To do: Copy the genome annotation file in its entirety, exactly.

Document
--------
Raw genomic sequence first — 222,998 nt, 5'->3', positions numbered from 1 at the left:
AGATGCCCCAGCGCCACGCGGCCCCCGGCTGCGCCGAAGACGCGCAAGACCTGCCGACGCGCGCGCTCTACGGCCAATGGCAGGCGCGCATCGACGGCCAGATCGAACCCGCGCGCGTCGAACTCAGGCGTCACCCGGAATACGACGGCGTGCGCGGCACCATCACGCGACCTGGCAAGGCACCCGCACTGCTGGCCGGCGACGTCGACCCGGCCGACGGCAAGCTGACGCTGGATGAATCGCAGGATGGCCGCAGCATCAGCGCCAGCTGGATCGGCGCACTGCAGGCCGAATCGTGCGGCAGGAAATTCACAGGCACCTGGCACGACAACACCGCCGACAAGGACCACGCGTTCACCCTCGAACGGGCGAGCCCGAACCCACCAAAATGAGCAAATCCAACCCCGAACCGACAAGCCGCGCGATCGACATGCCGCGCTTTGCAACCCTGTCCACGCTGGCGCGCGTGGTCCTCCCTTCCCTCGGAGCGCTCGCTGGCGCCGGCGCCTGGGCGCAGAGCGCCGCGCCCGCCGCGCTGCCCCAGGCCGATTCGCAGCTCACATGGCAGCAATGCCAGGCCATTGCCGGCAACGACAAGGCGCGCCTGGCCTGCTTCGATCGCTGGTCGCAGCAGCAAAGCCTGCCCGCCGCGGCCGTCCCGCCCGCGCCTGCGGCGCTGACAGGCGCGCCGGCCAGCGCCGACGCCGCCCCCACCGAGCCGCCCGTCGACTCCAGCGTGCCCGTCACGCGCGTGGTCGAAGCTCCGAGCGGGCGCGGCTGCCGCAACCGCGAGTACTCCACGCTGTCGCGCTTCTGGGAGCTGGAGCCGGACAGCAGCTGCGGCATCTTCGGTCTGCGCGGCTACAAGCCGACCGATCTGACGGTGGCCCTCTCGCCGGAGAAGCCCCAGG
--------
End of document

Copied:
Raw genomic sequence first — 222,998 nt, 5'->3', positions numbered from 1 at the left:
AGATGCCCCAGCGCCACGCGGCCCCCGGCTGCGCCGAAGACGCGCAAGACCTGCCGACGCGCGCGCTCTACGGCCAATGGCAGGCGCGCATCGACGGCCAGATCGAACCCGCGCGCGTCGAACTCAGGCGTCACCCGGAATACGACGGCGTGCGCGGCACCATCACGCGACCTGGCAAGGCACCCGCACTGCTGGCCGGCGACGTCGACCCGGCCGACGGCAAGCTGACGCTGGATGAATCGCAGGATGGCCGCAGCATCAGCGCCAGCTGGATCGGCGCACTGCAGGCCGAATCGTGCGGCAGGAAATTCACAGGCACCTGGCACGACAACACCGCCGACAAGGACCACGCGTTCACCCTCGAACGGGCGAGCCCGAACCCACCAAAATGAGCAAATCCAACCCCGAACCGACAAGCCGCGCGATCGACATGCCGCGCTTTGCAACCCTGTCCACGCTGGCGCGCGTGGTCCTCCCTTCCCTCGGAGCGCTCGCTGGCGCCGGCGCCTGGGCGCAGAGCGCCGCGCCCGCCGCGCTGCCCCAGGCCGATTCGCAGCTCACATGGCAGCAATGCCAGGCCATTGCCGGCAACGACAAGGCGCGCCTGGCCTGCTTCGATCGCTGGTCGCAGCAGCAAAGCCTGCCCGCCGCGGCCGTCCCGCCCGCGCCTGCGGCGCTGACAGGCGCGCCGGCCAGCGCCGACGCCGCCCCCACCGAGCCGCCCGTCGACTCCAGCGTGCCCGTCACGCGCGTGGTCGAAGCTCCGAGCGGGCGCGGCTGCCGCAACCGCGAGTACTCCACGCTGTCGCGCTTCTGGGAGCTGGAGCCGGACAGCAGCTGCGGCATCTTCGGTCTGCGCGGCTACAAGCCGACCGATCTGACGGTGGCCCTCTCGCCGGAGAAGCCCCAGG